When Concorde took off on its first flight in 1969, and subsequently on its first commercial flight in 1976, the supersonic airliner showcased that anything is possible. While the financial success of the Concorde can be disputed, there is no denying that the aircraft is still an icon to this day. Its slick lines, the iconic droop snoot and the magnificent roar of the Olympus 593 engines redefined air travel up until 2003 when the joint-British and French-built jets were put to rest and grounded permanently.

For some, though, the aircraft did not only redefine air travel but also their careers. One prominent example is Barbara Harmer, who left school at 15 and became a trainee hairdresser. A few decades later, she became the first woman to pilot Concorde, after obtaining her type rating on the supersonic jet on March 25, 1993.

Harmer’s journey to becoming the first female pilot of the supersonic airliner was not easy; after leaving school at an early age, her options were fairly limited. However, Harmer became bored with working as a hairdresser, a job she did for five years. She took upon to become a Trainee Air Traffic Controller and obtained her A-levels in Geography, English Law, Constitutional Law and Politics.

She worked as a controller at London Gatwick Airport (LGW), starting her career off in aviation. However, the ambitions were to go much higher. She began taking flying lessons to obtain her Private Pilot’s License (PPL) and eventually started working as a flight instructor at Goodwood Flight School. Barbara’s ambitions did not stop there. Having taken an $11,700 (£10,000) bank loan, Harmer embarked on the journey to obtain her Commercial Pilot’s License (CPL), which she completed in May 1982.

First commercial pilot jobs

While it took over 100 job applications to finally get a job with Genair, a small regional airline that went bust in 1984, it was only the start of her career as a pilot. The same year that Genair said its goodbyes, Barbara landed at British Caledonian. She flew the BAC One-Eleven, a British-made short-range jetliner. Harmer was behind the yoke of the 1-11 for three years, before moving onto the tri-engine McDonnell Douglas DC-10, flying long-haul routes for British Caledonian out of LGW.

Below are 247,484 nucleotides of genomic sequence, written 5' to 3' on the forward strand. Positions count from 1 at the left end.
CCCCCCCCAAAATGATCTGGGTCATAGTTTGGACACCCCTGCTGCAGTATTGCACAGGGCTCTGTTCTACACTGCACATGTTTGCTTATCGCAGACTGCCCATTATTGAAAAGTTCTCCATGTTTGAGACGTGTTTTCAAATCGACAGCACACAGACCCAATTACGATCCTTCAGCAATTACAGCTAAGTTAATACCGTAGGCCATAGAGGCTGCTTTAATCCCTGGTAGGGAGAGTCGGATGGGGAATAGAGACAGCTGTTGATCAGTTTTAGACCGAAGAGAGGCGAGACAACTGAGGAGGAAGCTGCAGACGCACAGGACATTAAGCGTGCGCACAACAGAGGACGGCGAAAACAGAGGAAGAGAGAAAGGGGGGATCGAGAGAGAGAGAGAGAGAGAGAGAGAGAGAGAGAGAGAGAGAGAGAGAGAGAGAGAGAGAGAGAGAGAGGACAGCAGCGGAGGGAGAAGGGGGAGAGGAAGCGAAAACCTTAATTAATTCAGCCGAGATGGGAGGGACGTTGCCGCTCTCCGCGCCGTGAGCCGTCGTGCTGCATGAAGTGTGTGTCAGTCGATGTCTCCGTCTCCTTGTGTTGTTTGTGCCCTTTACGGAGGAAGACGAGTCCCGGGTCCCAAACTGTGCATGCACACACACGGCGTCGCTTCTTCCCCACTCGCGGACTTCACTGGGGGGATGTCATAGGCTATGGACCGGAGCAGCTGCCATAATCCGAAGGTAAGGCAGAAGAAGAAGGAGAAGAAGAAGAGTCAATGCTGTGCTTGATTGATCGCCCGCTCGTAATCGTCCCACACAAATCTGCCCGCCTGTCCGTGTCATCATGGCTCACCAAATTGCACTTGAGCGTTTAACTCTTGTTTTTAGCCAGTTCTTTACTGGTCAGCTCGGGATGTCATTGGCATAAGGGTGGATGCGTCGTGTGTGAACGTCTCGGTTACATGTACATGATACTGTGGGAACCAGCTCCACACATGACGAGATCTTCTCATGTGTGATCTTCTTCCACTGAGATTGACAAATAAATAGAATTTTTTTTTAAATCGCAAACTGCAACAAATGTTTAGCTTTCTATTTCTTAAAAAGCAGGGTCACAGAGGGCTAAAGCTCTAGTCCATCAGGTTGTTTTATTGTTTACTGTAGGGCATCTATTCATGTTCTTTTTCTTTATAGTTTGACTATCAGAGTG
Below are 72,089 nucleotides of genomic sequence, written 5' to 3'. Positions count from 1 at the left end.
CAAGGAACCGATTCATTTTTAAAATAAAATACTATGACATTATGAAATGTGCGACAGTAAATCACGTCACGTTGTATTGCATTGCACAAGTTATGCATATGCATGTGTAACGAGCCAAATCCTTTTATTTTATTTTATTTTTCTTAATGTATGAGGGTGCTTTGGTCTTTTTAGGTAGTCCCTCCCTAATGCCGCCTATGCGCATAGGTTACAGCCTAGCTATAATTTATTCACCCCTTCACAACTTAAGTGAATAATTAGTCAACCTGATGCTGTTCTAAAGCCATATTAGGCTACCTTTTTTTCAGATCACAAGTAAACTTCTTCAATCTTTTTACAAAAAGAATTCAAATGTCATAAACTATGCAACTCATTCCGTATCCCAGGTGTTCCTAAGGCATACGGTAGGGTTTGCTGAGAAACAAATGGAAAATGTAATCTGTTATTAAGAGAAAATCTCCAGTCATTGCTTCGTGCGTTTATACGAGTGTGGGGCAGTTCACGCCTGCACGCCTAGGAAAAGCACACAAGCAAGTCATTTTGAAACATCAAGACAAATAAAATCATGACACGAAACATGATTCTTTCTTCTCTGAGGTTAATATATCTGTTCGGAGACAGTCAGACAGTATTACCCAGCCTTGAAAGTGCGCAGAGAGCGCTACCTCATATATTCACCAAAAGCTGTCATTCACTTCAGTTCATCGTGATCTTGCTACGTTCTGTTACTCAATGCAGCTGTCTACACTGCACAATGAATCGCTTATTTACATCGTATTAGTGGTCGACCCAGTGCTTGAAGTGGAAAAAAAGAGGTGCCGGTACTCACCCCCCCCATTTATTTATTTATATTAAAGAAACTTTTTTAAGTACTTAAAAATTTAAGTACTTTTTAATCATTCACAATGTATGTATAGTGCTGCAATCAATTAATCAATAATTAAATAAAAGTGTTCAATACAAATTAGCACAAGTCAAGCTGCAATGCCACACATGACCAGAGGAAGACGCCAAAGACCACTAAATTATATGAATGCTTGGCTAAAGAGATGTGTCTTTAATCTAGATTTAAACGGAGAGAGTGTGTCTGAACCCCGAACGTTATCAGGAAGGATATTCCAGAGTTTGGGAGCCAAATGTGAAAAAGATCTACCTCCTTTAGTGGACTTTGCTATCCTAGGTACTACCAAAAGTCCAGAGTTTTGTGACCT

Four years after she joined British Caledonian, British Airways took over the airline as the former entered financial headwinds. By that time, Concorde‘s were flying 12 years already: out of around 3,000 of British Airways pilots, only a hand-selected few had the privilege to pilot the stunning aircraft. And with only around 60 women pilots working for the airline, the chances of a woman sitting in a flight deck of a supersonic airliner were absurdly slim.

However, Barbara Harmer overcame those odds. British Airways had selected her to undergo the rigorous six-month training course before she received her type certificate on March 25, 1993. Later the same year, she was the First Officer on a flight from London Heathrow Airport (LHR) to John F. Kennedy International (JFK) in New York, establishing the exclusive club of women who were behind Concorde’s flight controls. Only two women have ever achieved this, the other being Béatrice Vialle, a pilot for Air France.

 

After both British Airways and Air France retired their Concorde aircraft in 2003, Harmer became a Boeing 777 pilot until her retirement from aviation in 2009. Unfortunately, Barbara Harmer passed away in 2011 after a battle with cancer.

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On March 2, 1969, Concorde started to write its own flight log as it took off for the first time ever: the French-registered supersonic airliner completed its first test flight, starting a long and difficult testing period that would eventually end in 1976.